Quarter Life Crisis

The world according to Sven-S. Porst

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During my recent visit to the U.S. I couldn't resist going to a WalMart store we passed. We needed to get some things and I wanted to have seen one, while I had the opportunity. From across the big pond, WalMart is a kind of icon. You hear about giant stores, cheap prices and 'greeters'.

My brother warned me that the store we visited wasn't one of the 'supercentres' or something but just an ordinary one. And I was disappointed. Basically I thought the place was a dump, rather than the cutting edge of retail – and who knows about retail if not the Americans, a report in Die Zeit this week even hints that they are keeping the world economy afloat by increasing private debt - thanks guys!

The WalMart we were in was ugly, the people shopping there were too, the guy at the checkout was new and completely inexperienced (as was I who didn't know you have to swipe your credit card yourself) but tried to be very (==overly) friendly and the prices may be cheap for the U.S. but weren't particularly good compared to what I am used from over here.

Kind of an expensive and much larger equivalent of the German kings of cheapo retail, Aldi, whose owers also are among the richest people in the country.

April 4, 2004, 22:15


Comment by Daniel J. Wilson: User icon

In addition to being the epitome of the mediocratization and homogenization of America, Wal-Mart is notorious for unethical business practices like time shaving (oops, your overtime disappeared) and providing such ridiculously overpriced health insurance that many of their employees and their children use state-funded programs paid for by taxes.

Then there is their editing of music recordings…

I will never shop at one of those shitholes.

April 4, 2004, 22:57

Comment by d.w.: User icon

An Aldi’s just opened about a mile from my house. They’re not a whole lot of them in the U.S., but they do exist.

And WalMart is evil.

April 5, 2004, 4:24

Comment by ssp: User icon

All right. I had assumed that WalMart isn’t exactly guilty of good business practices but wasn’t aware things are bad enough to cause people to react like this. From what makes it across the big pond, WalMart sounds more like the current big thing in consumer bliss.

Re Aldi: It’s strange to see those open abroad (except in Majorca, perhaps, which has so many Germans in the holiday season). From what I’ve seen in England, Aldi may be quite different from ‘the original’, though. In Germany it’s a pretty bland super-efficient no frills no service affair. In many parts of the store they don’t even have proper shelves and put the stuff there on palettes as it comes in.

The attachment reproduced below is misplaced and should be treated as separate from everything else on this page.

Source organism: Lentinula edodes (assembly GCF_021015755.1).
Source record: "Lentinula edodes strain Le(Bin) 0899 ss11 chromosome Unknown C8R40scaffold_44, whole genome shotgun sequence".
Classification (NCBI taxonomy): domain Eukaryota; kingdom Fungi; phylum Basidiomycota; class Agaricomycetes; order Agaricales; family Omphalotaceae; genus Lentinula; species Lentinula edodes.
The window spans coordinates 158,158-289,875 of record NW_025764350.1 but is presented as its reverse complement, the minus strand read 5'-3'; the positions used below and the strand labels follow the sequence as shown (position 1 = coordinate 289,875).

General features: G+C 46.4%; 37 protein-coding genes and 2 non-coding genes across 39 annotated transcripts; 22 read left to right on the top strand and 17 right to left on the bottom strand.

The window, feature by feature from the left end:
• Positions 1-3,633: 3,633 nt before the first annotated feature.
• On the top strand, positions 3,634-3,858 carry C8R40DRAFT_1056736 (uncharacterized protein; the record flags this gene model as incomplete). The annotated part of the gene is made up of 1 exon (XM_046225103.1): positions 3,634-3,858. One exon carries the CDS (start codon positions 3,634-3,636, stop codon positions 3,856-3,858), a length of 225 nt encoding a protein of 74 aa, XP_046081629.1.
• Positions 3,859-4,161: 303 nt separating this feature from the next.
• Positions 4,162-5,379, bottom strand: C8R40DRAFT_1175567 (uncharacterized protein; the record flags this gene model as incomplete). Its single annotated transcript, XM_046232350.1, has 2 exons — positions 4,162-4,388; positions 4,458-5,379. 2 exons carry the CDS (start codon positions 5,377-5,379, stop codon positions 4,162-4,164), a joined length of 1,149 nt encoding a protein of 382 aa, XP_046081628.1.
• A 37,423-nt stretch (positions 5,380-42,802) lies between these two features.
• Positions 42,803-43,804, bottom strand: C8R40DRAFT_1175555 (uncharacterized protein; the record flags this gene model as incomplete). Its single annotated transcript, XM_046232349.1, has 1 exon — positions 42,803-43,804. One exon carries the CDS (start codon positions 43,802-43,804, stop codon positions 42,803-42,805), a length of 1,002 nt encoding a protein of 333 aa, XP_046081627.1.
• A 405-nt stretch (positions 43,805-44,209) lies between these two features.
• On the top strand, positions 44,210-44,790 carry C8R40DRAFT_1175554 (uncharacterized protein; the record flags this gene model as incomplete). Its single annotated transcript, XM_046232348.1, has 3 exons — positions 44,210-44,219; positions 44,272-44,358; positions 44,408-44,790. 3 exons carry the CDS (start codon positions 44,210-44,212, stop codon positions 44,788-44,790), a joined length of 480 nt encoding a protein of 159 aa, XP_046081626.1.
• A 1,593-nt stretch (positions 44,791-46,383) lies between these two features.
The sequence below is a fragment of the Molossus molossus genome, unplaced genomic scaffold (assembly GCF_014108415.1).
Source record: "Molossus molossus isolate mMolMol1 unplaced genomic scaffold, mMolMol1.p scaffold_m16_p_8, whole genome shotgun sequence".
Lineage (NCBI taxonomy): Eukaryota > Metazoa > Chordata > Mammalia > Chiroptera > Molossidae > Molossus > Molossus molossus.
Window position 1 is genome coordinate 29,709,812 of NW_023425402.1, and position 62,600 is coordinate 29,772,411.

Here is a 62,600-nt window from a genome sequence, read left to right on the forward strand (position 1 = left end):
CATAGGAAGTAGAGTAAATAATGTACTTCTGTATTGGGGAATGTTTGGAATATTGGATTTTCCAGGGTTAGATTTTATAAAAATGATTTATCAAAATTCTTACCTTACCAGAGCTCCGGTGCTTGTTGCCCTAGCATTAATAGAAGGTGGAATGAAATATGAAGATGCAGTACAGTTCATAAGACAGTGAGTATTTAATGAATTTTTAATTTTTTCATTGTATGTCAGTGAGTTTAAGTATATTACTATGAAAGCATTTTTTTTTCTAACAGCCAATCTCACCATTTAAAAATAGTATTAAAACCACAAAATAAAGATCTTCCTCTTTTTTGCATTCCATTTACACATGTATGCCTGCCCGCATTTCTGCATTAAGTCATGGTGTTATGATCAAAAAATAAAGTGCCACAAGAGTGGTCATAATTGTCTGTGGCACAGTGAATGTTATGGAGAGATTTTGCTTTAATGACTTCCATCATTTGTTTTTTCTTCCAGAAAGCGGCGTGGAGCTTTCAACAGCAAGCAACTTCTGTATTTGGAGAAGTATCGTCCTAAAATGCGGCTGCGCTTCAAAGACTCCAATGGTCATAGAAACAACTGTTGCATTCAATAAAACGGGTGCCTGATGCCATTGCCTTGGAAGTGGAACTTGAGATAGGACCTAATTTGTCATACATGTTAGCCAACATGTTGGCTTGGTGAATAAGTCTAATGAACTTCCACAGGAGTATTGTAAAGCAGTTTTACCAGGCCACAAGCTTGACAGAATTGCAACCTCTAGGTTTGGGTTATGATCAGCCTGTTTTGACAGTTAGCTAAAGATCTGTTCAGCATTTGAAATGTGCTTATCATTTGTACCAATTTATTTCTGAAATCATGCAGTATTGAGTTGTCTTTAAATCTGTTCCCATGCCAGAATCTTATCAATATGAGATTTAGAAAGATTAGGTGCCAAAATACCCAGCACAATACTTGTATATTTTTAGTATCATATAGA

However, they are said to train and pay they people way for ‘unskilled’ work. This may be due to the fact that until very recently Aldi only carried a very limited range of products and at the checkout people actually memorised a number for each one, keying it in at an incredible speed - much faster than any scanner could. Add to that that they don’t provide any space behind the cashier where your shopping can wait for you to pack it - forcing you to put it back into the cart right away and the fact that you can only pay cash - and you’re in for an amazingly quick checkout experience.

Things are changing, though, now that the electronics seem to be good enough. Also, Aldi has been said to actually check on their checkout people’s speed from within the computer and fire them if they’re not incredibly fast. Not nice for employees but nice for customers.

The products they sell are mostly very cheap and of no-name type. It’s mostly food. They also have some normal chocolates in between, say. Personally, I wouldn’t buy most of it. Lately, they have been notorious and quite successful in selling non-food items in addition to their standard stock. These will only be available for a fortnight or so. When they started it, people literally queued up to get that €999 computer or €50 DVD player. Now it’s quite normal and the deals they make aren’t too impressive anyway.

Sometimes you’re lucky and they sell reasonably drinkable wine for €2 per bottle or so. It’s not great but not sickening either and can come handy if you have to buy in bulk for a party or so.

A very strange phenomenon, those stores. I think it wouldn’t work as well in Germany if the shops looked nicer (as they did in England). People will only believe it’s cheap if it feels cheap as well. I am sure some psychologists / sociologists have written dissertations on this topic. (Have to ask new flatmate…)

April 6, 2004, 10:55

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